No. 75 - March 2009
Welcome to the March 2009 Recipes4us Newsletter. If you have any suggestions, additions or interesting questions for the newsletter, please write to me at Newsletter@Recipes4us.co.uk . Also, if you come across any publications mentioning Recipes4us.co.uk, don't forget to let me know.
I've slightly changed the layout of this newsletter, so make sure you go right to the end to ensure you don't miss anything.
Happy Cooking !
Florence Sandeman, Publisher
Sunday 1st March
St. David's Day
If you've never tried leeks, I would strongly urge you to do so. A much underrated veggie, their sweet and mild flavour goes well with lots of ingredients. Furthermore, they contain many of the same beneficial compounds found in garlic which are linked with lowering blood pressure and cholesterol levels plus additional vitamins and minerals as you can see in the chart below.
Here's a wonderful recipe to celebrate both St David's day and the leek for which I've also done a video so you can see me making it.
What's in Season in
Click here to see what's in season this month, how to cook it and to find a UK Farmers' Market near you.
Click the picture to find this month's weekday menus to help you plan your meals and shopping weeks ahead. Each weekday has a main course, suggested vegetable accompaniments plus a dessert which have been planned to supply you with a balanced diet. It's also been designed so that you can interchange one day's menu with another in the same grouping. Most of the main courses are ready to serve in less than 40 minutes - great for working people.
March is National Peanut Month
National Peanut Month
Did you know that c 1890 a physician in St. Louis reinvented the ancient recipe for peanut butter as a health food for the elderly? Furthermore, Dr. John Kellogg (of cornflakes fame) patented the process of making peanut butter for patients at his Sanatorium in Michigan.
Peanut butter a health food? Well, they are an excellent source of extra protein, vitamins B and E and minerals including magnesium, copper, phosphorous, potassium and zinc.
> > > More about Peanuts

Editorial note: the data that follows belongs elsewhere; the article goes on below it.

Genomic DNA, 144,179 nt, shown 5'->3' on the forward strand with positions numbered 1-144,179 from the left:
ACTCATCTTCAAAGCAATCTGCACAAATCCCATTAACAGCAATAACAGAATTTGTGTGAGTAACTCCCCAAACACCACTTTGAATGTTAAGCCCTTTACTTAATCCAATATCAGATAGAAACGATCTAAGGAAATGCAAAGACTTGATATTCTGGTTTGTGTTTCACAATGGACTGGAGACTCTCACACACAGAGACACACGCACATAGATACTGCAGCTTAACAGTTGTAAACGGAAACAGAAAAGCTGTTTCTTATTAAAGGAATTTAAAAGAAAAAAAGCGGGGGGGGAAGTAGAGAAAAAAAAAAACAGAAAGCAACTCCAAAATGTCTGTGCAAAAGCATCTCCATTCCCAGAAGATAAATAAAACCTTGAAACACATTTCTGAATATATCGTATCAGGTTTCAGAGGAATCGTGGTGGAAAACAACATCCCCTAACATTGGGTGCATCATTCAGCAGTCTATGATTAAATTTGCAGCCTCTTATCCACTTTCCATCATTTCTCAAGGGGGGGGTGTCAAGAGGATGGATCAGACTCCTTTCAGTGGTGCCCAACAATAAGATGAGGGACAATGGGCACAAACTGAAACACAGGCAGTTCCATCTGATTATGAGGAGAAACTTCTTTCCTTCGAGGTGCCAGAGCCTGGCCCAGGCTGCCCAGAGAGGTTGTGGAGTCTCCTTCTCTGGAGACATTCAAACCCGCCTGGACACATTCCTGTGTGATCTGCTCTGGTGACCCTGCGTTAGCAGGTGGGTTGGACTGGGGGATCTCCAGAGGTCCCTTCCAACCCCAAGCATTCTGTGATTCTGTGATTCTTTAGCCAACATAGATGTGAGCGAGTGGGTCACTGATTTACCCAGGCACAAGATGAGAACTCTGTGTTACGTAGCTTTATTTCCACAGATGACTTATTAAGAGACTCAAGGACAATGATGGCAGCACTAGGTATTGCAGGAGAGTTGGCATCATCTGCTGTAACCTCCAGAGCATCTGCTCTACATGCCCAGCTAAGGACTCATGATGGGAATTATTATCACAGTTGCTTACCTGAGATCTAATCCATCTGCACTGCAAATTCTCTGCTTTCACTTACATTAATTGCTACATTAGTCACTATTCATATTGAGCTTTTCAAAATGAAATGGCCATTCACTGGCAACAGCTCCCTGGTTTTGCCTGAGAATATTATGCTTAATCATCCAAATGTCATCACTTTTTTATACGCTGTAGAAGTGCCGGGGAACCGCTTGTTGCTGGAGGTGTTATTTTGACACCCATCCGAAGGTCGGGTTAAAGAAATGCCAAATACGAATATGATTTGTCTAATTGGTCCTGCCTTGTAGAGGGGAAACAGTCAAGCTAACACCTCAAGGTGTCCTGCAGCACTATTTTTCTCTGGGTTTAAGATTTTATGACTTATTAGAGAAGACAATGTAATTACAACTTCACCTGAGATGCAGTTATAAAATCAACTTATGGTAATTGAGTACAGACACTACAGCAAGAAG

Click the picture to find the latest additions
Food in Film
Click the film to see the next in the series.
you've been toying with the idea of getting a slow cooker then
perhaps now is the time, as not only do slow cookers allow
you to cook meals that retain the goodness and flavours of your
food but they are also particularly good for cheaper cuts of
meat as the long, slow cooking breaks down the collagen in the
connective tissue ensuring very tender melt-in-the-mouth
results. Furthermore, as they are low on energy consumption
cooking with slow cookers saves even more money. Better still,
although there are some more expensive models on the market,
many are relatively cheap to buy - no more than the cost of a
> > > More
* * * 2009 Garden Experiment * * *
mentioned in the February newsletter, this year I will be
experimenting with sowing seeds according to the moon phases.
It's still a little early for me to start, but in the meantime
I've done my research, and have
decided to use the most simple lunar planting method called the
which is based on the waxing and waning of the moon.
What is Waxing and Waning
The Moon goes through an entire cycle of waxing and waning about every 29 days. This is called a Lunar Month.
The waxing moon grows larger from
right to left in the sky, changing from a narrow crescent just
after the new moon towards the full moon. It is called the
'right-hand moon' because the crescent is like the
curve between the right-hand's index finger and thumb. During
the first quarter of the waxing moon phase the moisture level in
the soil is at it's highest, and because the earth is
"exhaling" and releasing and the growing energies are drawn into
the upper plant. So this is the time recommended for sowing
seeds of plants whose edible parts are above the ground as it is
supposed to encourage rapid germination and growth.
March in the Kitchen Garden
Although March is thought to be the usual time for sowing many vegetable seeds, don't forget to keep an eye on the weather and delay sowing outdoors until the soil is workable.
Below are some of the seeds you can start to sow outdoors if the weather in your area is sufficiently clement:-
Broad beans, Brussels sprouts, dill, summer cabbage, carrots, turnips cauliflowers, Kohl Rabi, Leeks, peas lettuce, marjoram, parsnips, radish, spinach, spring onions
You can also star sowing certain less hardy vegetables indoors so they get a head start before being planted outdoors including:-
Aubergines, Capsicums (Sweet peppers), Chives, mint, oregano parsley, rosemary, sage, sweet basil thyme, tomatoes
Before sowing seeds indoors, bear in mind that once they’ve germinated, it won’t be long before they start to romp away, and extended delays in planting them out could leave you struggling with weak lanky plants. If in doubt, sow a couple of weeks later than you had anticipated.
For detailed growing instructions visit our growing herbs and vegetables section
Raymond Blanc is once again on the
lookout for a couple to join him in opening and running a
restaurant. Couples will be chosen to compete for this
once-in-a-lifetime opportunity for the third series of BBC2’s The
Whether you're looking for everyday, exotic or unusual food and drink, visit
UKFoodOnline.co.uk Food shopping has never been easier !
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